• a strict version of the LC/PI hypothesis should imply that predictable movements in potential output should also be smoothed


  • Alaska residents receive a refund based on state oil revenues and a separate refund from federal tax revenues

  • a study shows that consumption does not change when residents receive the oil revenue refund

  • the study also shows that the same individuals increase consumption when federal tax refunds are received




  • aggregate demand shocks will increase short-run output by more than one-for-one in the presence of the multiplier

  • if one section of the economy is shocked, it will “multiply” through the economy and will result in a larger effect

  • if short-run output falls, consumption falls, which leads to short-run output falling and consumption falls again in a “virtuous circle”


Investment
Investment more than one-for-one in the presence of the multiplier

  • at the firm level, the gap between the real interest rate and the MPK determines investment

  • in a simple model, the return on capital is the MPK minus depreciation

  • a richer framework includes corporate income taxes, investment tax credits, and depreciation allowances


  • a second determinant of investment is the firm’s cash flow, which is the amount of internal resources the company has on hand after paying its expenses

  • it is more expensive to borrow to finance investment because of agency problems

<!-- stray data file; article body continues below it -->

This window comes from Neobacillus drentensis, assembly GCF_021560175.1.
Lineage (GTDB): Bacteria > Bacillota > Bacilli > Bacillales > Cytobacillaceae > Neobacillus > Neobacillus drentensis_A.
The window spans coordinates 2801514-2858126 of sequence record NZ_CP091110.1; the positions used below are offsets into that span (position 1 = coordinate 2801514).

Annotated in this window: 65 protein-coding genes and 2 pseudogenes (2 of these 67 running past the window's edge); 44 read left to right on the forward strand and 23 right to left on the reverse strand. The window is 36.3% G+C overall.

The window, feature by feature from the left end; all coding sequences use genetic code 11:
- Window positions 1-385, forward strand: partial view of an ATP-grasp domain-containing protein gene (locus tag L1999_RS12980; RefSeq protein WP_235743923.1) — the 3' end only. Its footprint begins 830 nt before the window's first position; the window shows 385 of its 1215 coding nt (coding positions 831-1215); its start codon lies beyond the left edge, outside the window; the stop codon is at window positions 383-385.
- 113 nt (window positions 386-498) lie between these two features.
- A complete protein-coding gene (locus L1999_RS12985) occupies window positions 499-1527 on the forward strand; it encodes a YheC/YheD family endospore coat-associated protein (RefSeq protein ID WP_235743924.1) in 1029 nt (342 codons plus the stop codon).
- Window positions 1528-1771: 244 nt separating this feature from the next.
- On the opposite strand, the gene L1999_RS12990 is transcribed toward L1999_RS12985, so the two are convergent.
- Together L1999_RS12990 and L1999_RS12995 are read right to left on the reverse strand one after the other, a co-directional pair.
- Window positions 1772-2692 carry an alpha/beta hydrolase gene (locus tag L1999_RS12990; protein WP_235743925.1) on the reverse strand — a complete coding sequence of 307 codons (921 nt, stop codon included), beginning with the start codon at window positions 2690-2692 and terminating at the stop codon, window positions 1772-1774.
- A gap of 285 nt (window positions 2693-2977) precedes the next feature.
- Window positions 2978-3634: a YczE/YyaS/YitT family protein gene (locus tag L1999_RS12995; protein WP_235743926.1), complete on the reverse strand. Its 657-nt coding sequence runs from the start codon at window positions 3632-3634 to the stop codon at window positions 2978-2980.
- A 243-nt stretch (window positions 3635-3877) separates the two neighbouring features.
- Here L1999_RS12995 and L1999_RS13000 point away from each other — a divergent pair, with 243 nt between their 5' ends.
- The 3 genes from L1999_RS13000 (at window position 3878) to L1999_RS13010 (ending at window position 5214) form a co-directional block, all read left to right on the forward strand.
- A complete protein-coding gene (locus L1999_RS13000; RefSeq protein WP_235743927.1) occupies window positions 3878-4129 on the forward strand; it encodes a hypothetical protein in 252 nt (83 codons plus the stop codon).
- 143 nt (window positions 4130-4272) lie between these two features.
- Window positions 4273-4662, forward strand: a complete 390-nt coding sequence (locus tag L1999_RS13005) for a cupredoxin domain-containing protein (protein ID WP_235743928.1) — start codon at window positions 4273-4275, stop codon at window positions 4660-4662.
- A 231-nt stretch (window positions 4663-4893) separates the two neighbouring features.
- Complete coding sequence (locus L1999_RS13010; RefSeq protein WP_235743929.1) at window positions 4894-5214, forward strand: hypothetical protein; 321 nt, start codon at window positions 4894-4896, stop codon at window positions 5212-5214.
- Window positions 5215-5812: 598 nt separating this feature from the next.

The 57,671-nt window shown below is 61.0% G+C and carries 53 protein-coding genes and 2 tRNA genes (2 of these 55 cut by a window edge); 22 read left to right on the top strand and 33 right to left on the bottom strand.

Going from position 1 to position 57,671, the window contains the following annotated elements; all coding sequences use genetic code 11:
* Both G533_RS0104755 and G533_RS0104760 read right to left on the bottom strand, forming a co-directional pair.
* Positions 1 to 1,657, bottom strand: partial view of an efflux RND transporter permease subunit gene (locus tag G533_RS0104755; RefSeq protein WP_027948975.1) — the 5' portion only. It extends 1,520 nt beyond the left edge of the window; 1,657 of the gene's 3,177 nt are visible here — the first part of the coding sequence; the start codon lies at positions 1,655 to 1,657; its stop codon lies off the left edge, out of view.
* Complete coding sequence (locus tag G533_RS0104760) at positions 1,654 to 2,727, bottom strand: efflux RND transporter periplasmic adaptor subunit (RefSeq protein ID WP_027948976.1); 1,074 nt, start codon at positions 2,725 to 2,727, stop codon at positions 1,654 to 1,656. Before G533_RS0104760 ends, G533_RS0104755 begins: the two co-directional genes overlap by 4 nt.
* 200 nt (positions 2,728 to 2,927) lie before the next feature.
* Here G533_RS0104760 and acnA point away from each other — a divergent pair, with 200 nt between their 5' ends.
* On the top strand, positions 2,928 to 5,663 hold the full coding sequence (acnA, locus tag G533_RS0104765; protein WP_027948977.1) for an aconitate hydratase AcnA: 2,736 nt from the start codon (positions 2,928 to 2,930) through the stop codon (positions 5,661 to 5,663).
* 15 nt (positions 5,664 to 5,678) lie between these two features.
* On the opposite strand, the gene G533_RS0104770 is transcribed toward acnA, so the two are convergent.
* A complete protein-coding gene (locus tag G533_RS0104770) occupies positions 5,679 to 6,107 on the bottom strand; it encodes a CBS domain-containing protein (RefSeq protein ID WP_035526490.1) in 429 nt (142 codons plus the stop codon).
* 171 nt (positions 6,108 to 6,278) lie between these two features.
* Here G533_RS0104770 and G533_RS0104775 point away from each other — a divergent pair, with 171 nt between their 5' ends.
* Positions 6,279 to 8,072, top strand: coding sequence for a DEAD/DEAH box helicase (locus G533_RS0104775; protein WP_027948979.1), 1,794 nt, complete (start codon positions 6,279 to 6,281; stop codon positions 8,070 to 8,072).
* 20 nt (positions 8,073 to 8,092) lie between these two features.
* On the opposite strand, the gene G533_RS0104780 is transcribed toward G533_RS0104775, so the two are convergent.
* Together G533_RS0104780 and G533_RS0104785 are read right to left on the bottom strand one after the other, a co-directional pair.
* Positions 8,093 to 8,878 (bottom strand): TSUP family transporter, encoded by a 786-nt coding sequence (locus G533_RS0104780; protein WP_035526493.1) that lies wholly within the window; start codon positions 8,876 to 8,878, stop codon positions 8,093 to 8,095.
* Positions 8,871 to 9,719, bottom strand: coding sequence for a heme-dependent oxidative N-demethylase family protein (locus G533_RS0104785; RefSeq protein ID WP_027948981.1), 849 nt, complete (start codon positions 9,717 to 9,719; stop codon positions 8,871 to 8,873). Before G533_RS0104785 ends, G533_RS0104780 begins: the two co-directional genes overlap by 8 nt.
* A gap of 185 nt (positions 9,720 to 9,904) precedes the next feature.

• agency problems are when one party in a transaction has more information than the other party


  • adverse selection is the idea that if a firm knows it is particularly vulnerable, it will want to borrow because if the firm does well it can pay back the loans. If it fails, the firm cannot pay back the loan but will instead declare bankruptcy

  • moral hazard is the idea that a firm that borrows a large sum of money may undertake riskier investments because if it does well, it can repay, while if it fails it can declare bankruptcy



Government purchases
Government Purchases incorporates cash flows to a degree

  • government purchases can be a source of short-run fluctuation or an instrument to reduce fluctuations

  • discretionary fiscal policy includes purchases of additional goods in addition to the use of tax rates

  • for example, the government can use the investment tax credit to encourage investment today rather than later